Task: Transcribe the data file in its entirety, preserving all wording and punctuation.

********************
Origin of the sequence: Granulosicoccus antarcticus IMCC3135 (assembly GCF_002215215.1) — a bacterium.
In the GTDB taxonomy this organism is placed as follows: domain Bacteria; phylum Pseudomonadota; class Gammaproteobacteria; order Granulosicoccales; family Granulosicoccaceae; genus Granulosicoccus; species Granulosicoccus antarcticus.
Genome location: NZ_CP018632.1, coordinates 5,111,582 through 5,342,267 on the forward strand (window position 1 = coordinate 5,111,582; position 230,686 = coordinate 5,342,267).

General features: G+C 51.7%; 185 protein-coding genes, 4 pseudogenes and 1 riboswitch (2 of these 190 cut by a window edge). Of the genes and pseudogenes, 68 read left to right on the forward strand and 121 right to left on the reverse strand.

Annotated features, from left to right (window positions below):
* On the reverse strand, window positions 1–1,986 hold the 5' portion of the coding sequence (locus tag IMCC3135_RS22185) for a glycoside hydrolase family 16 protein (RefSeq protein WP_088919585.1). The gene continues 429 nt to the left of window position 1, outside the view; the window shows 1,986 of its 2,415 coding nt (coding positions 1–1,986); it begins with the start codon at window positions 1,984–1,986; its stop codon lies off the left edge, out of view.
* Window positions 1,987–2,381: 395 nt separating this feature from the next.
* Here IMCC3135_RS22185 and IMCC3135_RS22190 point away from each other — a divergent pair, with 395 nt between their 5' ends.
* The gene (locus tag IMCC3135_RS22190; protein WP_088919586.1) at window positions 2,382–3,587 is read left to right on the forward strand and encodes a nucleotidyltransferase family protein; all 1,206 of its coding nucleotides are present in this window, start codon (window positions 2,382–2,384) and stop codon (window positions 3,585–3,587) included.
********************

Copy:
Origin of the sequence: Granulosicoccus antarcticus IMCC3135 (assembly GCF_002215215.1) — a bacterium.
In the GTDB taxonomy this organism is placed as follows: domain Bacteria; phylum Pseudomonadota; class Gammaproteobacteria; order Granulosicoccales; family Granulosicoccaceae; genus Granulosicoccus; species Granulosicoccus antarcticus.
Genome location: NZ_CP018632.1, coordinates 5,111,582 through 5,342,267 on the forward strand (window position 1 = coordinate 5,111,582; position 230,686 = coordinate 5,342,267).

General features: G+C 51.7%; 185 protein-coding genes, 4 pseudogenes and 1 riboswitch (2 of these 190 cut by a window edge). Of the genes and pseudogenes, 68 read left to right on the forward strand and 121 right to left on the reverse strand.

Annotated features, from left to right (window positions below):
* On the reverse strand, window positions 1–1,986 hold the 5' portion of the coding sequence (locus tag IMCC3135_RS22185) for a glycoside hydrolase family 16 protein (RefSeq protein WP_088919585.1). The gene continues 429 nt to the left of window position 1, outside the view; the window shows 1,986 of its 2,415 coding nt (coding positions 1–1,986); it begins with the start codon at window positions 1,984–1,986; its stop codon lies off the left edge, out of view.
* Window positions 1,987–2,381: 395 nt separating this feature from the next.
* Here IMCC3135_RS22185 and IMCC3135_RS22190 point away from each other — a divergent pair, with 395 nt between their 5' ends.
* The gene (locus tag IMCC3135_RS22190; protein WP_088919586.1) at window positions 2,382–3,587 is read left to right on the forward strand and encodes a nucleotidyltransferase family protein; all 1,206 of its coding nucleotides are present in this window, start codon (window positions 2,382–2,384) and stop codon (window positions 3,585–3,587) included.